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 Time To Add Color To Your Yards

October  2014

  Another drought year.  Water restrictions. Boring yards. Not sure what to do? Let's think about adding some pretty colors to our yards.  Herb plants can be drought-tolerant and add splashes of color to your yards.  And they are edible!

The Drought-Tolerant Herb Garden
by Linda Ly

Drought-tolerant plants have always been a big topic among Southern California gardeners, but the chatter has especially increased with our rain outlook seeming bleak.

When we think "drought-tolerant," we often picture xeriscaping or California native landscaping which, while attractive and practical, isn't always the most exciting option. There are times when we 1) want to eat our garden, and 2) don't want to see yet another succulent.

That's when we start planning out the drought-tolerant herb garden.

As it turns out, some of the easiest plants to grow in our region are also edible and beautiful with low water needs. Planting an herb garden is a great way to dip your toe into the world of kitchen gardening if you're not quite ready to commit your time (or space) to a full-on vegetable garden.

The most common herbs you see in nurseries (rosemary, lavender, thyme, oregano, and sage) are native to the Mediterranean Basin, which shares a similar subtropical climate as Coastal California: relatively mild winters and warm dry summers. Once they establish roots in their first season, these herbs require little water and can tolerate full, harsh sun.

On top of being edible, Mediterranean herbs give a lovely fragrance to your yard, attract pollinators when they flower, and are perennial in our climate, meaning you plant them once and don't have to worry about them dying back in winter or summer.

Rosemary is a woody herb that can grow upright into a shrub or spread outward as a groundcover, depending on the variety. Oftentimes you'll see rosemary planted as an ornamental as it can grow quite large and be pruned into a hedge. It flowers in spring and summer but can sometimes stay in constant bloom, making it ideal for front yards.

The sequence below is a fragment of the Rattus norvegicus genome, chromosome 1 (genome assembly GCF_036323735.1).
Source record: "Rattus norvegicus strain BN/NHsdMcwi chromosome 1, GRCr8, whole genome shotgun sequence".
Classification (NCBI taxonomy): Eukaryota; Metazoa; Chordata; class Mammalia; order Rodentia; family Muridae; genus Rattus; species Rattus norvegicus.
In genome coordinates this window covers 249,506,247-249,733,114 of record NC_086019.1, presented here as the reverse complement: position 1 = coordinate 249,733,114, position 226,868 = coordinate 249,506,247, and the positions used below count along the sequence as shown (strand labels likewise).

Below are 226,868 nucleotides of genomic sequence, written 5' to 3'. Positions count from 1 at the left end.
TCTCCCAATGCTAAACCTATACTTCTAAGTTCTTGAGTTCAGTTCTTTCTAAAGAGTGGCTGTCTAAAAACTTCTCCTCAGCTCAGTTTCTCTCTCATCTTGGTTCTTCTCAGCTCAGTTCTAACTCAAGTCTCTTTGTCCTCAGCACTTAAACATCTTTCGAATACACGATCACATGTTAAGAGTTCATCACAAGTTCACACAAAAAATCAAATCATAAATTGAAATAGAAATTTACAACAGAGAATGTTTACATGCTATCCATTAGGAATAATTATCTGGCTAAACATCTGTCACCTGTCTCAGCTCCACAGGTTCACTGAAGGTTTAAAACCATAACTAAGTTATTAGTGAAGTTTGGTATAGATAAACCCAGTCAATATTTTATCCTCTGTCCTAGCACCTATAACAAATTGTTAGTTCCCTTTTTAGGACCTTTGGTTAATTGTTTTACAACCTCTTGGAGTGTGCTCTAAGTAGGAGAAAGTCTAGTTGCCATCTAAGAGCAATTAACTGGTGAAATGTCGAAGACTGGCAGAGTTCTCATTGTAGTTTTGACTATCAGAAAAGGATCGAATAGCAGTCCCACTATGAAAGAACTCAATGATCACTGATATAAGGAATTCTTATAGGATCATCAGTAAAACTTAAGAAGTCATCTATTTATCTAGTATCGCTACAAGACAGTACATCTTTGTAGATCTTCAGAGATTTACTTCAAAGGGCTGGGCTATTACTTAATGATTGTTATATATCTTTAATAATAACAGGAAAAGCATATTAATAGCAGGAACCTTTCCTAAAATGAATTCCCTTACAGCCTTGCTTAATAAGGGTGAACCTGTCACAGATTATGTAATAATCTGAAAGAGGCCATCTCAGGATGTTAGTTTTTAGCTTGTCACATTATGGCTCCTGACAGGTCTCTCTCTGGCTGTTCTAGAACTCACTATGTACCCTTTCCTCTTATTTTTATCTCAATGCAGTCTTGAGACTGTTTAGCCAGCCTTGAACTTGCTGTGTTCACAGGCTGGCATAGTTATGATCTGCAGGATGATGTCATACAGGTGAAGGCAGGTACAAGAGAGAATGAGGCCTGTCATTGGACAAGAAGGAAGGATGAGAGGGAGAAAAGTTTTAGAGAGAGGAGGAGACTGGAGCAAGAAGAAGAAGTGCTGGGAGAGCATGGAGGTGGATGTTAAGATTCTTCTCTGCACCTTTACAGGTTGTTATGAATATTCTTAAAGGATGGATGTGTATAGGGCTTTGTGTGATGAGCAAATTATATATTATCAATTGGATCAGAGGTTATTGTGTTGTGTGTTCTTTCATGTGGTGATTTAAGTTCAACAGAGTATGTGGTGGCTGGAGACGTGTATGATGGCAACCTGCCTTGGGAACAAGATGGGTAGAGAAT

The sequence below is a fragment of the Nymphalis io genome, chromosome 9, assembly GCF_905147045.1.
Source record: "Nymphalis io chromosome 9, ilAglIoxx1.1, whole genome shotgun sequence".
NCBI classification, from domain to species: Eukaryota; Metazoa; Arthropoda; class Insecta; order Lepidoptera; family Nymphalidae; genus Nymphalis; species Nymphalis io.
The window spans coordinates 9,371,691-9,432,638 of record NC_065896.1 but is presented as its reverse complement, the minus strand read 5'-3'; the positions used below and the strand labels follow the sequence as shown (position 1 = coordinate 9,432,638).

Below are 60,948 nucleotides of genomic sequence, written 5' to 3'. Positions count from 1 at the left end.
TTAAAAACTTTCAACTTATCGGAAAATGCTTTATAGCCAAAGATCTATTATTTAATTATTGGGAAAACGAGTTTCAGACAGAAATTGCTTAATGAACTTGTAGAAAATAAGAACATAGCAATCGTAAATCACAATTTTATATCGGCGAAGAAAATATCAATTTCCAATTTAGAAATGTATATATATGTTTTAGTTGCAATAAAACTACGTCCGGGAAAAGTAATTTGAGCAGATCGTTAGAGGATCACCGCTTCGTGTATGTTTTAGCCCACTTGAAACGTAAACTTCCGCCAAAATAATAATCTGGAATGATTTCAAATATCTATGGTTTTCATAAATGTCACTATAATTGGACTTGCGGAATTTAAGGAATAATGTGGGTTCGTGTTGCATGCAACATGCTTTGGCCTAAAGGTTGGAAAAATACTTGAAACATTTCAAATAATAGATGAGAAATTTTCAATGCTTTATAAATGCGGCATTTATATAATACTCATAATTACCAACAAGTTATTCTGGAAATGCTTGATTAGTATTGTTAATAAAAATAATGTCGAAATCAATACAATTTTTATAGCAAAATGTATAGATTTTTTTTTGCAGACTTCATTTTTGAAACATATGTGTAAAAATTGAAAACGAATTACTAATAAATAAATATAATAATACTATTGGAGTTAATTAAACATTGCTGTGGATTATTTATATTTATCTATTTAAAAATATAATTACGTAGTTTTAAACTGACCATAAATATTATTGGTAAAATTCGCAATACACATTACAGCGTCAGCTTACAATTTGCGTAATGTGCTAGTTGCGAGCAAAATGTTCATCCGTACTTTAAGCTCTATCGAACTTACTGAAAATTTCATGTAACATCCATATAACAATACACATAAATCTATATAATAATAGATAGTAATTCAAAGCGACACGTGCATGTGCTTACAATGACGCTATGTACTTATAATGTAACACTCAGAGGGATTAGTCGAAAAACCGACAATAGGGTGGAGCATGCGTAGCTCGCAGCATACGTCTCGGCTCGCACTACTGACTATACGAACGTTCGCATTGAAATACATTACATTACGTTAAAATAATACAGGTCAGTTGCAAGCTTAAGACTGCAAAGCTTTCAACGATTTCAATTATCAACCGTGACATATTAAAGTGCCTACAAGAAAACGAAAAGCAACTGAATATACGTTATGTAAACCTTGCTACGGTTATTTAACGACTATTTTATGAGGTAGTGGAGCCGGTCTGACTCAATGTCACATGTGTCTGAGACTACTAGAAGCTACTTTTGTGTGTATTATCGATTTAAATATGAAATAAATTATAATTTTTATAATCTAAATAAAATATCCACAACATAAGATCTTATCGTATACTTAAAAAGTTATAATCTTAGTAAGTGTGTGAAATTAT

Lavender thrives in dry, gravelly soils with no organic mulching (which can trap moisture around the plant base) and little to no fertilizing — in short, the perfect plant for the lazy gardener. Though many people associate lush, fragrant lavender fields with the South of France, French lavender is actually not the variety to plant if you love the classic lavender scent. Go for English lavender or Dutch lavender for sweet-smelling buds.

Thyme comes in creeping, carpet-like groundcover varieties (the type you often see growing between paving stones) as well as low-growing evergreen shrubs staying under 6 inches tall. Drought conditions actually concentrate the aromatic oils in thyme, so the drier your soil, the better your plant will fare. Like lavender, thyme flourishes in gravelly medium, so mulch with rocks (or not at all).

Oregano means "joy of the mountain" and is derived from the ancient Greek oros (mountain) and ganos (joy). It is a fast-growing, woody-stemmed herb that generally grows in a low mound. Because of these qualities, oregano makes a great groundcover or border plant for ornamental gardens, with the advantage of being edible. The leaves also have natural antiseptic, anti-bacterial, and anti-fungal properties, giving oil of oregano high medicinal qualities.

Sage is native to California and grows wild all over the coast, the high desert, and in some parts of the Eastern Sierra Nevada. Abuse this herb by planting it in rocky soil and forgetting to water it, and it will go off (in a good way!). Common sage (also known as garden sage) has velvety grayish leaves, but the more ornamental varieties (purple, golden, and tricolor sage) add a beautiful splash of color to a landscape.

About the Author
Linda Ly runs the award-winning blog Garden Betty, which chronicles her adventures in the dirt and on the road. From her South Bay abode, she shares farm-to-fork recipes, raises backyard chickens, bakes bread and makes jam.

  Barbara Allen

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